How did a lifeboat, left to rot on the shores of Gallipoli, come to have pride of place at the Australian War Memorial in Canberra?
Curator John White tells the story of this little boat’s tumultuous journey as Warren Brown helps us imagine what it was like for those first Anzacs on the day that helped forge Australia’s identity.
Investigating National Treasures with Warren Brown is also available for purchase from the NFSA Online Shop.
Anzac Cove, 1915. The day young Australians fought and sacrificed their future. But they left behind something that will live on forever. Australia observed its first Anzac Day just one year after that fateful landing, but it took another five years for the relics of Anzac to find their way home, and one of those relics was a rotting, rusting hulk that had to be cut up to be brought here, so how did it come to have pride of place in our national capital?
That restored treasure is here. It’s the first thing you see when you walk into the Australian War Memorial in Canberra. This is lifeboat number 6. On the 25 April 1915 it was launched from His Majesty’s Transport The Ascot and landed on the beach at Anzac Cove, so this boat was there on the very first Anzac Day.
The thing that impresses me is the sheer size of this boat, but 28 soldiers had to fit aboard, that’s seven diggers on each seat, and they’re pressed in so tight they’re like sardines, and on top of that there are explosions of shrapnel and machinegun fire, and because they’re pressed in so tight, if a bullet hits one guy and he’s killed, there’s not enough room for him to fall forward, let alone fall overboard, so you might be sitting on a seat and your mate might be dead next to you, and there’s nothing you can do about it.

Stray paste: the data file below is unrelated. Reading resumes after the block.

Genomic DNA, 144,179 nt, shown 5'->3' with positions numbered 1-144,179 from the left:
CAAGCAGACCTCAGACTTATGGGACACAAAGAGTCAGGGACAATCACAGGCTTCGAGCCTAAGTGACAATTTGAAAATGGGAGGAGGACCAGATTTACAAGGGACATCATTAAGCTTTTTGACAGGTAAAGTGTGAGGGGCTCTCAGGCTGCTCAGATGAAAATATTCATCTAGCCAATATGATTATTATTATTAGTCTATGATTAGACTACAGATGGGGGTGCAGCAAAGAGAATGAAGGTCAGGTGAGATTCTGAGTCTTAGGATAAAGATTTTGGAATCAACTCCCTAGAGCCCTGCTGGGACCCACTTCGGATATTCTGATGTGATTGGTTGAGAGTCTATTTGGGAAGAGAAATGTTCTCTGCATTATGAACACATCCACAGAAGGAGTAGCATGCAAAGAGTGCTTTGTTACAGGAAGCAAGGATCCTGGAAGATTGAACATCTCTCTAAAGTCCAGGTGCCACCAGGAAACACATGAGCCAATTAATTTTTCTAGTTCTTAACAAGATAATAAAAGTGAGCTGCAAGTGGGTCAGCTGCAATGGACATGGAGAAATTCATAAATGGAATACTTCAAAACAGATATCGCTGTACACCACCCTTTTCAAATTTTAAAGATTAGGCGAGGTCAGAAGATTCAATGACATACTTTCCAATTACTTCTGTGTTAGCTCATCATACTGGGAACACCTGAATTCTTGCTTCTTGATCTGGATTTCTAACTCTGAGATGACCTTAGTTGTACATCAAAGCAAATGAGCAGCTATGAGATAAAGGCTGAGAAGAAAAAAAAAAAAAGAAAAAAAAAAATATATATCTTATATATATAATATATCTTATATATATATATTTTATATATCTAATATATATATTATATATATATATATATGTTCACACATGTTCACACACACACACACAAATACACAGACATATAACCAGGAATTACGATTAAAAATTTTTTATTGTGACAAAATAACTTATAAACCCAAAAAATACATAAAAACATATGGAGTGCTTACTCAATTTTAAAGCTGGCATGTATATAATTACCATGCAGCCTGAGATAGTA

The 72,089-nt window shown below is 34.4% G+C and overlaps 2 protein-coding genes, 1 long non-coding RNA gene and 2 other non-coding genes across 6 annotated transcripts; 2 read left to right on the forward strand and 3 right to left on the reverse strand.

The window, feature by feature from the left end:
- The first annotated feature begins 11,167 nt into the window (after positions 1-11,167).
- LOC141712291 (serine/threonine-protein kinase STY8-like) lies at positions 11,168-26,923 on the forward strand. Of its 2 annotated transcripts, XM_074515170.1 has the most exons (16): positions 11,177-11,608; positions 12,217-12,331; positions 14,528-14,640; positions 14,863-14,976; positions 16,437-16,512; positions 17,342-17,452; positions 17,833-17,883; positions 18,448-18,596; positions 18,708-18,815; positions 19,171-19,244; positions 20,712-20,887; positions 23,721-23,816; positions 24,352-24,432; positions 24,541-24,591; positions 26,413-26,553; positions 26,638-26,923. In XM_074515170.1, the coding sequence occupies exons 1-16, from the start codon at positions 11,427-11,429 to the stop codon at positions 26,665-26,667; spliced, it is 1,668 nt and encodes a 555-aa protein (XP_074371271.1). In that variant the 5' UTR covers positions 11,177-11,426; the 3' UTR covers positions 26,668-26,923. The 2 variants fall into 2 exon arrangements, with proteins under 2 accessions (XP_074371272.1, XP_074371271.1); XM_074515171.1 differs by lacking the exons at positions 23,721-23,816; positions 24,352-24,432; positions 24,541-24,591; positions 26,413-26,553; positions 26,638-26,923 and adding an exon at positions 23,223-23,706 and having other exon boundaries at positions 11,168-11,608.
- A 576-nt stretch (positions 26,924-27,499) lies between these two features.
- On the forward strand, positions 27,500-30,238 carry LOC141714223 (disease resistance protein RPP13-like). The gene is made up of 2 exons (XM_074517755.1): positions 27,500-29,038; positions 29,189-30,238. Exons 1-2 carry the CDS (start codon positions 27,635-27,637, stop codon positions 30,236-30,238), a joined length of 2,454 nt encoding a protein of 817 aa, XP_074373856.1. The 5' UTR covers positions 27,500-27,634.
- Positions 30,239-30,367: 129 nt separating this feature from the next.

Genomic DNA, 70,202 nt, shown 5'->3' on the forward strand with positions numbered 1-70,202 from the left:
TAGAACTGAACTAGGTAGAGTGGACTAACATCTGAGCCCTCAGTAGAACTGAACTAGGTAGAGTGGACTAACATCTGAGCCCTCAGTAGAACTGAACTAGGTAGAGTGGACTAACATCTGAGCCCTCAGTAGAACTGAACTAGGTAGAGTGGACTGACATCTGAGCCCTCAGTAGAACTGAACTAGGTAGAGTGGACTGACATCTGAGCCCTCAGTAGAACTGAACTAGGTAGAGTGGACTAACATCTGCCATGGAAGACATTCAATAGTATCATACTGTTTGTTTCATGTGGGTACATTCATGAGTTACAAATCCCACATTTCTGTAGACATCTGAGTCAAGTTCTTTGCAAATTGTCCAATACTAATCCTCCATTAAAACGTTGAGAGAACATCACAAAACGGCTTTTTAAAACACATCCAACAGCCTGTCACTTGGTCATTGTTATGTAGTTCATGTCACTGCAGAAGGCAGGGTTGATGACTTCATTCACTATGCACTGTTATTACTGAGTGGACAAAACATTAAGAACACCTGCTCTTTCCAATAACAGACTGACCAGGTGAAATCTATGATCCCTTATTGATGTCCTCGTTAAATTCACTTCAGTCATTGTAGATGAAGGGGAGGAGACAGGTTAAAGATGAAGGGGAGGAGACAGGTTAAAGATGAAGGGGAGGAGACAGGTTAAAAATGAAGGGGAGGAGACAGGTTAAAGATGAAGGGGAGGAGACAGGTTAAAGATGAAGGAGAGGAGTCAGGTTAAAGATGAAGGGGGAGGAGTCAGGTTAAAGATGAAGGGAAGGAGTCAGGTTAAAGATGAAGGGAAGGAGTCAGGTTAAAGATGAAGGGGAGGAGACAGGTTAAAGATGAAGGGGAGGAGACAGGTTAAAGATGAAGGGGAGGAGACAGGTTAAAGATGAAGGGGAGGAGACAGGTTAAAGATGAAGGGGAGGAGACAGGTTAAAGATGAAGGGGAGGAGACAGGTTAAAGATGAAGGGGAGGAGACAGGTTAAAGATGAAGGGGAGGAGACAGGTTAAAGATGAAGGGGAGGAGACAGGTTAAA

Our props department has kitted me out so I can give you some idea of what it must have been like. Say your average soldier weighed about 75 kilos, and when he’s sitting in the boat he’s got his leather-soled hobnail boots on, his full woollen uniform, 200 rounds of ammunition, his 303 rifle with bayonet, and on his back is his backpack full of tinned bully beef, and biscuits that are like bits of fibro, so that must have added about half his bodyweight again. And remember this is not a motorised D-Day style landing, these blokes are rowing ashore under incredible enemy fire, they don’t want to stay in the boat because they’ll get shot by Turkish snipers, so they jump overboard. Now the lucky ones touch the bottom, but they don’t find sand, they find slimy rocks, so they’re flailing around in the sea. The other guys, who are not so lucky, never touch the bottom, and sadly some of them drown.
John White is an expert on the War Memorial’s naval collection.
Once the job at Gallipoli was done, lifeboat number 6 was soon forgotten. But getting it back to Australia was a story in itself, wasn’t it, John?
In 1919 Charles Bean, the official historian for Australia¹, went back to Gallipoli. He was looking for information and he was looking for relics and the boat came to his attention. So it was decided to recover it, and to bring it back to Australia, where it arrived in 1921.
So lifeboat number 6 sat around on a beach rusting away for four years and then they got it out. How did they get it out?
Well, it was badly damaged, it had to be brought around by a little narrow track. It was cut in half to do that and hauled by hand apparently to where it could be reloaded for the trip to Australia.
So you’re telling me that this Gallipoli icon was sort of hacksawed in half to be brought back.
Well, it was either do that or leave it there to rot and that could have just been the right decision — to recover.
In 1916 the papers of the day reported that Australians came together for the first Anzac Day to commemorate and celebrate. The Anzacs are no longer with us but pride in their deeds lives on. When you look at lifeboat number 6 you’re looking at a direct link to those men, and to the day an important part of our national identity was established, and that’s what makes it a National Treasure.
¹ Correction: Charles Bean was one of a number of official war historians.